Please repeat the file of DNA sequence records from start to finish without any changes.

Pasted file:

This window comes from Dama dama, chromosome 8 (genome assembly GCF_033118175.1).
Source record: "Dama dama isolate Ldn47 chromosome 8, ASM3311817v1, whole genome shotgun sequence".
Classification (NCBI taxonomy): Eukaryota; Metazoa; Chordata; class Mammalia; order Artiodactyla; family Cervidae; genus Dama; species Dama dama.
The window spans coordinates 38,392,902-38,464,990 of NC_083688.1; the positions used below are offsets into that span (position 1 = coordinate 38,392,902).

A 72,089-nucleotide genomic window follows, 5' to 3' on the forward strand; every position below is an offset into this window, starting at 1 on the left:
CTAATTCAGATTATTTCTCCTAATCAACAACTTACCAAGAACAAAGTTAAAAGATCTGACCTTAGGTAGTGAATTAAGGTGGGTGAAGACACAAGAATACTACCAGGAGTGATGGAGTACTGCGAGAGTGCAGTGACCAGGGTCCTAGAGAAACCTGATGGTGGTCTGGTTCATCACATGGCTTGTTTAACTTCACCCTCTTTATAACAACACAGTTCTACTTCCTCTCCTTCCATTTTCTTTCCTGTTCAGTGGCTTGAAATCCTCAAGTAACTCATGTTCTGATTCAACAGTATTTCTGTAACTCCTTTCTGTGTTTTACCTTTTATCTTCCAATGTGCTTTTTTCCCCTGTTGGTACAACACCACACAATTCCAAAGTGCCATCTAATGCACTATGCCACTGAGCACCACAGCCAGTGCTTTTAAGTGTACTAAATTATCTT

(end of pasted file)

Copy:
This window comes from Dama dama, chromosome 8 (genome assembly GCF_033118175.1).
Source record: "Dama dama isolate Ldn47 chromosome 8, ASM3311817v1, whole genome shotgun sequence".
Classification (NCBI taxonomy): Eukaryota; Metazoa; Chordata; class Mammalia; order Artiodactyla; family Cervidae; genus Dama; species Dama dama.
The window spans coordinates 38,392,902-38,464,990 of NC_083688.1; the positions used below are offsets into that span (position 1 = coordinate 38,392,902).

A 72,089-nucleotide genomic window follows, 5' to 3' on the forward strand; every position below is an offset into this window, starting at 1 on the left:
CTAATTCAGATTATTTCTCCTAATCAACAACTTACCAAGAACAAAGTTAAAAGATCTGACCTTAGGTAGTGAATTAAGGTGGGTGAAGACACAAGAATACTACCAGGAGTGATGGAGTACTGCGAGAGTGCAGTGACCAGGGTCCTAGAGAAACCTGATGGTGGTCTGGTTCATCACATGGCTTGTTTAACTTCACCCTCTTTATAACAACACAGTTCTACTTCCTCTCCTTCCATTTTCTTTCCTGTTCAGTGGCTTGAAATCCTCAAGTAACTCATGTTCTGATTCAACAGTATTTCTGTAACTCCTTTCTGTGTTTTACCTTTTATCTTCCAATGTGCTTTTTTCCCCTGTTGGTACAACACCACACAATTCCAAAGTGCCATCTAATGCACTATGCCACTGAGCACCACAGCCAGTGCTTTTAAGTGTACTAAATTATCTT